Mike Rowe was speaking about manual skilled-labor jobs, and how a certain educated class comes across when discussing manual labor, when he said: "It's difficult to promote that which you don't admire." Without getting into the class politics behind that conversation, I hope we can agree that he's right about what it takes to promote something.
While I wouldn't call evangelism "promotion" because it has connotations that I don't intend, still I think the principle applies. I believe that many people are held back in their discussion of Jesus, and of faith relationships, and of the value of religion, by that same problem: we view evangelism as a duty or a proof or a teaching, and may have heard little of what is good about faith and religion. But do we admire Jesus? (Isn't that necessary for worship?) Are we appreciative of his influence in our own lives, our own families, our own cultures? Are we grateful for Jesus' role in our own quest for understanding the world and for loving our neighbors? How about our hope for the future? Have we admired the way in which moral teachings add topcover and strength to our lives and our families and our personal ties?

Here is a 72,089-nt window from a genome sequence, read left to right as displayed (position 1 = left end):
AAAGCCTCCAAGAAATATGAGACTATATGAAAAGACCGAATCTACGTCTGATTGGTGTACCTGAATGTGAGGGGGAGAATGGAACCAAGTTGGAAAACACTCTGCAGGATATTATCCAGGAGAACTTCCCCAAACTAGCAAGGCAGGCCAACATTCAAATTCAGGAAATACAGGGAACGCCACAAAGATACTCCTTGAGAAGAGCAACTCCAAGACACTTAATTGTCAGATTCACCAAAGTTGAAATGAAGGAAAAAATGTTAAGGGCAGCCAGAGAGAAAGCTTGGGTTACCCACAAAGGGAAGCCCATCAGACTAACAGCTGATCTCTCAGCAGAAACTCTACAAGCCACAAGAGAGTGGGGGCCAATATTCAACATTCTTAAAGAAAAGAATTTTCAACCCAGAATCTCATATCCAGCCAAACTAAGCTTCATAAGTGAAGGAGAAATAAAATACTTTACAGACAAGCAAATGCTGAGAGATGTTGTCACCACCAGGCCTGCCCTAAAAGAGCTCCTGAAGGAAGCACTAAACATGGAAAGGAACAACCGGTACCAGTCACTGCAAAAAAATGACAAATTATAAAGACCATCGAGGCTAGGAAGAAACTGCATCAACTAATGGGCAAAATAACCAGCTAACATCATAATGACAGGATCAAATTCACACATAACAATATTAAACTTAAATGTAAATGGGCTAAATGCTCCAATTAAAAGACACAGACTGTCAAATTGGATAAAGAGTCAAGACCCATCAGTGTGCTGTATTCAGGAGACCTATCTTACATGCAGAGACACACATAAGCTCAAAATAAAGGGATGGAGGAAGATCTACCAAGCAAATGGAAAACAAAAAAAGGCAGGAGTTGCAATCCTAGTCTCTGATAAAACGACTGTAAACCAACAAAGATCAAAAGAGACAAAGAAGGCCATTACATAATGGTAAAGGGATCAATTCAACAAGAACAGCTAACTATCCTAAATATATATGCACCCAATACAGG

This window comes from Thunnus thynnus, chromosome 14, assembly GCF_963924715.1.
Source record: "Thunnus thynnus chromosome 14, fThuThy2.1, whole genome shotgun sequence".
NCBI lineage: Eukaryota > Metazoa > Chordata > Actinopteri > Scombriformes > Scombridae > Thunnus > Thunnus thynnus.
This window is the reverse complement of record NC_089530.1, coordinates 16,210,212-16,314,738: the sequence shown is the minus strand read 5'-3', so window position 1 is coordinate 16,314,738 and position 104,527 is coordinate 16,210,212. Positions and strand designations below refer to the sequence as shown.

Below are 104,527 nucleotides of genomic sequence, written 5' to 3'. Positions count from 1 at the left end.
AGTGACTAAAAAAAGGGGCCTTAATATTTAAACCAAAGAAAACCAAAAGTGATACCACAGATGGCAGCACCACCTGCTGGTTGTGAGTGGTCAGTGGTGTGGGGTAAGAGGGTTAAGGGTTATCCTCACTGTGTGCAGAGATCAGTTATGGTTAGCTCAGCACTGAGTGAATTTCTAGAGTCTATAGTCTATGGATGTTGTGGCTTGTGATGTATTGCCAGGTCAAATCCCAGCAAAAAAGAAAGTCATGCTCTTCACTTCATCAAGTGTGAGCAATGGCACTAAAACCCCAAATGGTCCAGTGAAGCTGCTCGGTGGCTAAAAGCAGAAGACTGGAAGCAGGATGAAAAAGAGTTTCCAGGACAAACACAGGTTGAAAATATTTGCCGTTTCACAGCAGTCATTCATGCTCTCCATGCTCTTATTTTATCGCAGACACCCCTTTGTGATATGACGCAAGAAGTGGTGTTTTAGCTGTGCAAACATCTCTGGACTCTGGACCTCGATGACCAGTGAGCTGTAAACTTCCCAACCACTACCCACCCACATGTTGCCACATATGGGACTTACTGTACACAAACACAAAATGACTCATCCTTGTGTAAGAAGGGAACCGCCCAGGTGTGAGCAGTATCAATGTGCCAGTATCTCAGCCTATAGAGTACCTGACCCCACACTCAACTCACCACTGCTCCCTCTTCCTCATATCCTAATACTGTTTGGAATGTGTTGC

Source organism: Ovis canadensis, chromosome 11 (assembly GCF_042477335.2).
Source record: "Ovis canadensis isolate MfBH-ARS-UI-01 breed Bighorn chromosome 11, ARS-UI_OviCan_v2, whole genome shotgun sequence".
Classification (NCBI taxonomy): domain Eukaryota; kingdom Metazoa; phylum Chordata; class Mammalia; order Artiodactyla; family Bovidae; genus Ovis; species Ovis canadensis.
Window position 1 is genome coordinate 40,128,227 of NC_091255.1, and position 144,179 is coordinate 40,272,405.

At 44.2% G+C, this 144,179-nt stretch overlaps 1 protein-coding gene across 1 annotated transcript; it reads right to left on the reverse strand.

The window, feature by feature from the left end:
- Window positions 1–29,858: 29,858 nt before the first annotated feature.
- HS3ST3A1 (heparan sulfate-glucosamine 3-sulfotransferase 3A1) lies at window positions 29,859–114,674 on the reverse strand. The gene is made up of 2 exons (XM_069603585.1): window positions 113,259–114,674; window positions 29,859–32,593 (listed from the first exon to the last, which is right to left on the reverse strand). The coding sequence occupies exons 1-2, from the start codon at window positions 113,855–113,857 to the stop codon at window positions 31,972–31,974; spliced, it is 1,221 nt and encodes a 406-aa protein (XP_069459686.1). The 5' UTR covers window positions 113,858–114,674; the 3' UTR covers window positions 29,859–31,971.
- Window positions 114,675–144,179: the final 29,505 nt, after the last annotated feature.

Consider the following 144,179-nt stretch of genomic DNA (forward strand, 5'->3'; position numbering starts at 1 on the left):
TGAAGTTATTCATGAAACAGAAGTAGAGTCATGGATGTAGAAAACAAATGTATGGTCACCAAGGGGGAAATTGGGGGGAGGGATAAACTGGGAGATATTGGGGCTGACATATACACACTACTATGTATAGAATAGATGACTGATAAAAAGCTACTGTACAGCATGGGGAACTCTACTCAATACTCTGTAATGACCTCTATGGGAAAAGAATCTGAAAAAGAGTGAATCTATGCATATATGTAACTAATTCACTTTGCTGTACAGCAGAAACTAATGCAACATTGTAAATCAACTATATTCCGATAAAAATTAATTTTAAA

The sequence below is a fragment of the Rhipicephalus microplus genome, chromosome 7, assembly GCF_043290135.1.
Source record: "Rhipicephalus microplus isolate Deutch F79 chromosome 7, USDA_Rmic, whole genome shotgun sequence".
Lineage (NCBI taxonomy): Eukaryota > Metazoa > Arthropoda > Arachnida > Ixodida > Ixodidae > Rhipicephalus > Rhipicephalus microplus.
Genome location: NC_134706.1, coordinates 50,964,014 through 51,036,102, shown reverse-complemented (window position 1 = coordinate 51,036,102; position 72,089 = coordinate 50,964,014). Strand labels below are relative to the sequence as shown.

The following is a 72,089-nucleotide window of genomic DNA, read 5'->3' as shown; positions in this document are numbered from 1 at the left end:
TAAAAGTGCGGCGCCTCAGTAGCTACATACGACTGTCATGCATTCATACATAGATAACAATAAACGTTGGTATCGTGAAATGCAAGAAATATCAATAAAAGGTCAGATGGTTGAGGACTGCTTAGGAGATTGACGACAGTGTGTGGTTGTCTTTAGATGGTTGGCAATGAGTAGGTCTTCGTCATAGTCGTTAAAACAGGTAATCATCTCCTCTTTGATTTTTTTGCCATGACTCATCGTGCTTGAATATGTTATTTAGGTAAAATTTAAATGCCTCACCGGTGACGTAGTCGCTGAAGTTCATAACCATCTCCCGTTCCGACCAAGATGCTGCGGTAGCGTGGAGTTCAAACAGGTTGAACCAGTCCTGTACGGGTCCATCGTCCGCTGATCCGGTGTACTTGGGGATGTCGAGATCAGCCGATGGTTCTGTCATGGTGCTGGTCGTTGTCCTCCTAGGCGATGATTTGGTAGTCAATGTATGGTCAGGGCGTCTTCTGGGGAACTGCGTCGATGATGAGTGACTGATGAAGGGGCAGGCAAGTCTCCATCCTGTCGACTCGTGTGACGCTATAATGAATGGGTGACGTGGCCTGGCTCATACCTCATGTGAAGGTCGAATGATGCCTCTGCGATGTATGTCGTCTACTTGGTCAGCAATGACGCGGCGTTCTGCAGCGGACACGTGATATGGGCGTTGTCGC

Before a Christian speaks about Jesus, I think that may be an essential part of our preparation: that first we take a good long look to understand why we admire him.